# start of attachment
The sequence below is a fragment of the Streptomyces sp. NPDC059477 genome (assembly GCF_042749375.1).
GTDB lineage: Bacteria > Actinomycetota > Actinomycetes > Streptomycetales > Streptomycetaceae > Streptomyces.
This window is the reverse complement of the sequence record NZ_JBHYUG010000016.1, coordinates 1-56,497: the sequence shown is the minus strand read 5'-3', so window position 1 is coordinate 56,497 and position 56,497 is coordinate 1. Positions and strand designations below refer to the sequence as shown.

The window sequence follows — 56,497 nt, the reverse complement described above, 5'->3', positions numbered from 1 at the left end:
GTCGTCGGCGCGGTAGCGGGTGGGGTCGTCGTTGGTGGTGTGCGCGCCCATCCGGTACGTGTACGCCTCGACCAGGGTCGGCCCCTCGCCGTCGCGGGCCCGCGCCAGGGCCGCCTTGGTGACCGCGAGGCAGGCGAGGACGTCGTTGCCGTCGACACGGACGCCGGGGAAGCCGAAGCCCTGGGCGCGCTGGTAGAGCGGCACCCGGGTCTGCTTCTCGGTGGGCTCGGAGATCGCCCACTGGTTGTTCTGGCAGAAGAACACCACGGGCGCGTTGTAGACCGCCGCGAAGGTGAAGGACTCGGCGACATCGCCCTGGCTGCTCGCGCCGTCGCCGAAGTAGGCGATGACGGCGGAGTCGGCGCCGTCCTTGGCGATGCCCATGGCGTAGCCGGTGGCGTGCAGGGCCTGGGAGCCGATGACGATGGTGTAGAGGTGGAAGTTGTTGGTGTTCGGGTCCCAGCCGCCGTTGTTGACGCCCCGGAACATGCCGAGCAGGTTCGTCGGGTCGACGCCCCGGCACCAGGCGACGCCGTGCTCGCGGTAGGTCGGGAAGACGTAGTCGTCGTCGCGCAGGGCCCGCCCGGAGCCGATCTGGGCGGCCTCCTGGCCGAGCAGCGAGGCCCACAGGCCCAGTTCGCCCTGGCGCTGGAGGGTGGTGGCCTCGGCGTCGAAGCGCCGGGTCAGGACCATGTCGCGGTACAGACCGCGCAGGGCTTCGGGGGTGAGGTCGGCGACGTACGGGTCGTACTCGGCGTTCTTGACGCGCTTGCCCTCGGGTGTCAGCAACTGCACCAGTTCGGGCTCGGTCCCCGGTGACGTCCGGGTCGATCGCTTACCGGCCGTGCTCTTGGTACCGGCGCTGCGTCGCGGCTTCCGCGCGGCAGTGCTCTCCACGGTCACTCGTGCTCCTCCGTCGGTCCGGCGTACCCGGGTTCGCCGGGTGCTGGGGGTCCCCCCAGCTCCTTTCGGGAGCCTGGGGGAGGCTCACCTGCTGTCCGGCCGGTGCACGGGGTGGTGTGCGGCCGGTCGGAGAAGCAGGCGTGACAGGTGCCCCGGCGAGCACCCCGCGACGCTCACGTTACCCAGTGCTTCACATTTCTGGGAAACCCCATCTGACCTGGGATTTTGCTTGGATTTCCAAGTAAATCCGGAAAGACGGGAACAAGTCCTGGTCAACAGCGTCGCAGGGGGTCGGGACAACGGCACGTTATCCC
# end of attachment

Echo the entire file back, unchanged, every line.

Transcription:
The sequence below is a fragment of the Streptomyces sp. NPDC059477 genome (assembly GCF_042749375.1).
GTDB lineage: Bacteria > Actinomycetota > Actinomycetes > Streptomycetales > Streptomycetaceae > Streptomyces.
This window is the reverse complement of the sequence record NZ_JBHYUG010000016.1, coordinates 1-56,497: the sequence shown is the minus strand read 5'-3', so window position 1 is coordinate 56,497 and position 56,497 is coordinate 1. Positions and strand designations below refer to the sequence as shown.

The window sequence follows — 56,497 nt, the reverse complement described above, 5'->3', positions numbered from 1 at the left end:
GTCGTCGGCGCGGTAGCGGGTGGGGTCGTCGTTGGTGGTGTGCGCGCCCATCCGGTACGTGTACGCCTCGACCAGGGTCGGCCCCTCGCCGTCGCGGGCCCGCGCCAGGGCCGCCTTGGTGACCGCGAGGCAGGCGAGGACGTCGTTGCCGTCGACACGGACGCCGGGGAAGCCGAAGCCCTGGGCGCGCTGGTAGAGCGGCACCCGGGTCTGCTTCTCGGTGGGCTCGGAGATCGCCCACTGGTTGTTCTGGCAGAAGAACACCACGGGCGCGTTGTAGACCGCCGCGAAGGTGAAGGACTCGGCGACATCGCCCTGGCTGCTCGCGCCGTCGCCGAAGTAGGCGATGACGGCGGAGTCGGCGCCGTCCTTGGCGATGCCCATGGCGTAGCCGGTGGCGTGCAGGGCCTGGGAGCCGATGACGATGGTGTAGAGGTGGAAGTTGTTGGTGTTCGGGTCCCAGCCGCCGTTGTTGACGCCCCGGAACATGCCGAGCAGGTTCGTCGGGTCGACGCCCCGGCACCAGGCGACGCCGTGCTCGCGGTAGGTCGGGAAGACGTAGTCGTCGTCGCGCAGGGCCCGCCCGGAGCCGATCTGGGCGGCCTCCTGGCCGAGCAGCGAGGCCCACAGGCCCAGTTCGCCCTGGCGCTGGAGGGTGGTGGCCTCGGCGTCGAAGCGCCGGGTCAGGACCATGTCGCGGTACAGACCGCGCAGGGCTTCGGGGGTGAGGTCGGCGACGTACGGGTCGTACTCGGCGTTCTTGACGCGCTTGCCCTCGGGTGTCAGCAACTGCACCAGTTCGGGCTCGGTCCCCGGTGACGTCCGGGTCGATCGCTTACCGGCCGTGCTCTTGGTACCGGCGCTGCGTCGCGGCTTCCGCGCGGCAGTGCTCTCCACGGTCACTCGTGCTCCTCCGTCGGTCCGGCGTACCCGGGTTCGCCGGGTGCTGGGGGTCCCCCCAGCTCCTTTCGGGAGCCTGGGGGAGGCTCACCTGCTGTCCGGCCGGTGCACGGGGTGGTGTGCGGCCGGTCGGAGAAGCAGGCGTGACAGGTGCCCCGGCGAGCACCCCGCGACGCTCACGTTACCCAGTGCTTCACATTTCTGGGAAACCCCATCTGACCTGGGATTTTGCTTGGATTTCCAAGTAAATCCGGAAAGACGGGAACAAGTCCTGGTCAACAGCGTCGCAGGGGGTCGGGACAACGGCACGTTATCCC